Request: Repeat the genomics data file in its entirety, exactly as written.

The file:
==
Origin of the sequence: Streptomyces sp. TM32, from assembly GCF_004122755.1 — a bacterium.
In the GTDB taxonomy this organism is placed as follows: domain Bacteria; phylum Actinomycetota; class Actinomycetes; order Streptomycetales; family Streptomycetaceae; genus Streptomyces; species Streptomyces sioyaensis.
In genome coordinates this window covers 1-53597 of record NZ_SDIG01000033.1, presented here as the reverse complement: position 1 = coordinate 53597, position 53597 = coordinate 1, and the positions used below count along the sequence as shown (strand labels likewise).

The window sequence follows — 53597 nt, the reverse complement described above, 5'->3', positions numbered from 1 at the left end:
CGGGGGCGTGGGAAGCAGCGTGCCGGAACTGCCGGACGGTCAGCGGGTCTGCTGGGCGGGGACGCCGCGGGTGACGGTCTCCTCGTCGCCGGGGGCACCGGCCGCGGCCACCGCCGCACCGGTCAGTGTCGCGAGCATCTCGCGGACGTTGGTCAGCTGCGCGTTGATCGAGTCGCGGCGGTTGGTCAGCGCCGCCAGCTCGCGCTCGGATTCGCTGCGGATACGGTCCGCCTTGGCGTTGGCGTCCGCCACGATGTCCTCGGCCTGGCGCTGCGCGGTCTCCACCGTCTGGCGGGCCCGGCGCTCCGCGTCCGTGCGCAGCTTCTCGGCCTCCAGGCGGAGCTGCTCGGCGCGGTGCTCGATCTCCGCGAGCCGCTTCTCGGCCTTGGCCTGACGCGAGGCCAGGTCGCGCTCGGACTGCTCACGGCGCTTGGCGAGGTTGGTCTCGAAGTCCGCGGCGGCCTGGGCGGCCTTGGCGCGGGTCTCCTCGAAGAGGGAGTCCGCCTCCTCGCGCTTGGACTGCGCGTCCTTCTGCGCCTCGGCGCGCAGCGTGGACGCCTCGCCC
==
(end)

Origin of the sequence: Streptomyces sp. TM32, from assembly GCF_004122755.1 — a bacterium.
In the GTDB taxonomy this organism is placed as follows: domain Bacteria; phylum Actinomycetota; class Actinomycetes; order Streptomycetales; family Streptomycetaceae; genus Streptomyces; species Streptomyces sioyaensis.
In genome coordinates this window covers 1-53597 of record NZ_SDIG01000033.1, presented here as the reverse complement: position 1 = coordinate 53597, position 53597 = coordinate 1, and the positions used below count along the sequence as shown (strand labels likewise).

The window sequence follows — 53597 nt, the reverse complement described above, 5'->3', positions numbered from 1 at the left end:
CGGGGGCGTGGGAAGCAGCGTGCCGGAACTGCCGGACGGTCAGCGGGTCTGCTGGGCGGGGACGCCGCGGGTGACGGTCTCCTCGTCGCCGGGGGCACCGGCCGCGGCCACCGCCGCACCGGTCAGTGTCGCGAGCATCTCGCGGACGTTGGTCAGCTGCGCGTTGATCGAGTCGCGGCGGTTGGTCAGCGCCGCCAGCTCGCGCTCGGATTCGCTGCGGATACGGTCCGCCTTGGCGTTGGCGTCCGCCACGATGTCCTCGGCCTGGCGCTGCGCGGTCTCCACCGTCTGGCGGGCCCGGCGCTCCGCGTCCGTGCGCAGCTTCTCGGCCTCCAGGCGGAGCTGCTCGGCGCGGTGCTCGATCTCCGCGAGCCGCTTCTCGGCCTTGGCCTGACGCGAGGCCAGGTCGCGCTCGGACTGCTCACGGCGCTTGGCGAGGTTGGTCTCGAAGTCCGCGGCGGCCTGGGCGGCCTTGGCGCGGGTCTCCTCGAAGAGGGAGTCCGCCTCCTCGCGCTTGGACTGCGCGTCCTTCTGCGCCTCGGCGCGCAGCGTGGACGCCTCGCCC